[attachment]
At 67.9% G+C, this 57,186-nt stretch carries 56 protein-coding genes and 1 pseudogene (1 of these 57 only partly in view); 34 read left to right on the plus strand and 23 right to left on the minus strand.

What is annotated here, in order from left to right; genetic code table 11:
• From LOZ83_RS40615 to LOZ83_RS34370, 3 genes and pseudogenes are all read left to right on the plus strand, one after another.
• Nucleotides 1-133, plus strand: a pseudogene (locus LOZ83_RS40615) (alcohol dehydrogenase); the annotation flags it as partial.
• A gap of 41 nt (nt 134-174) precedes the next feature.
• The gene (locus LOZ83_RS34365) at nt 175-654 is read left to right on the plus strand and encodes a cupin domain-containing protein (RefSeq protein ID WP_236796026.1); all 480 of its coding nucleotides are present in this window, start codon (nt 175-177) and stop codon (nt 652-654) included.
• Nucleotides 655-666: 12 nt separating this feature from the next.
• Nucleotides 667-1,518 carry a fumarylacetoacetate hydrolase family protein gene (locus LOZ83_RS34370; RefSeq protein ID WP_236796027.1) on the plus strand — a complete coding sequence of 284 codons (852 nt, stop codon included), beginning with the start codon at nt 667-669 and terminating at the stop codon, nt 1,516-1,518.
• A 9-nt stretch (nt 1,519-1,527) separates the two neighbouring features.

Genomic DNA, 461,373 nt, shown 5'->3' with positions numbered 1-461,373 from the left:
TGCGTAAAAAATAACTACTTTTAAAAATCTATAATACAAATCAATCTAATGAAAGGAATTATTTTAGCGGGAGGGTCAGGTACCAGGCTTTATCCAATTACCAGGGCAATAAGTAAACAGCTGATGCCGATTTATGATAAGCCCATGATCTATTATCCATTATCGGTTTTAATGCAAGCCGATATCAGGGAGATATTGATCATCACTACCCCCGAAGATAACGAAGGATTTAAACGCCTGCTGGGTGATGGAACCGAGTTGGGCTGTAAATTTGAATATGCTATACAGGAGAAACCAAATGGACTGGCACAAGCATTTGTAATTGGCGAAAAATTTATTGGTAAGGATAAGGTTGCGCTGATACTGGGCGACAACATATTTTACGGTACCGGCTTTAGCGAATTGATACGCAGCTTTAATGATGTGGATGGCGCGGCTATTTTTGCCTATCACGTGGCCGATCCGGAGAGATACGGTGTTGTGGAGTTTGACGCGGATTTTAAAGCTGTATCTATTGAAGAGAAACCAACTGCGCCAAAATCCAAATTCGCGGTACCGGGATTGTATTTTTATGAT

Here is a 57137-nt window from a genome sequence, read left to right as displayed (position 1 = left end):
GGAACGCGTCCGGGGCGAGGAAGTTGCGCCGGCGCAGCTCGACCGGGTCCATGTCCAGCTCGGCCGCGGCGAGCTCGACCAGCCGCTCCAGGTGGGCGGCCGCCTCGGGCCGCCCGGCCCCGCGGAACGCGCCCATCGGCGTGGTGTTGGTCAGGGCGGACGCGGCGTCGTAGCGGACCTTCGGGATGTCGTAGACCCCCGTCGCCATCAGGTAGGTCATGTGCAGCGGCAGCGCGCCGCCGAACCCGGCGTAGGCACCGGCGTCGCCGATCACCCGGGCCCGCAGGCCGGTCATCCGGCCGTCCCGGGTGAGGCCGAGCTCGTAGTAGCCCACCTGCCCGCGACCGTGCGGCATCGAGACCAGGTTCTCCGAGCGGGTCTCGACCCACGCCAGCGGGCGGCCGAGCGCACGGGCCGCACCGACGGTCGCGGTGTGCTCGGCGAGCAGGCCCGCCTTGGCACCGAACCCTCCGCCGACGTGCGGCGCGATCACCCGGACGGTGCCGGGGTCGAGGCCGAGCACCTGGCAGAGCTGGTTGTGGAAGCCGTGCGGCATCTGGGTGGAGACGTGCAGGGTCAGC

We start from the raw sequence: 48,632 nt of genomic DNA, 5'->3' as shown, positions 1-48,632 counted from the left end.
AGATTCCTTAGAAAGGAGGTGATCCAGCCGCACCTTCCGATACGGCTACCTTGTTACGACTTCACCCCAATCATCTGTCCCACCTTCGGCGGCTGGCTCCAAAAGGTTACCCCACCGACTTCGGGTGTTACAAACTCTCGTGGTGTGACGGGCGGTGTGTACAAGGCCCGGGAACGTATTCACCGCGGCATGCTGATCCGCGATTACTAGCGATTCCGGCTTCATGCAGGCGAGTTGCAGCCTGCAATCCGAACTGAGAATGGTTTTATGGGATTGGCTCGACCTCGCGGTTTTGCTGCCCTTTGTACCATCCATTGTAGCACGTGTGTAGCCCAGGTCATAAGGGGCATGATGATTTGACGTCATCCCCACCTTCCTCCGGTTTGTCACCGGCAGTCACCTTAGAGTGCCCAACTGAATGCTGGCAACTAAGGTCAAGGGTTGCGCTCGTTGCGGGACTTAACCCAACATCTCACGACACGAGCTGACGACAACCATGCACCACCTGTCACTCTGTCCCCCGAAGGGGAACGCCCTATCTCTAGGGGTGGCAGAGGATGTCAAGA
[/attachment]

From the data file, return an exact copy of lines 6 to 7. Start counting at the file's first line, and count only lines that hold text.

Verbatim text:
• The gene (locus LOZ83_RS34365) at nt 175-654 is read left to right on the plus strand and encodes a cupin domain-containing protein (RefSeq protein ID WP_236796026.1); all 480 of its coding nucleotides are present in this window, start codon (nt 175-177) and stop codon (nt 652-654) included.
• Nucleotides 655-666: 12 nt separating this feature from the next.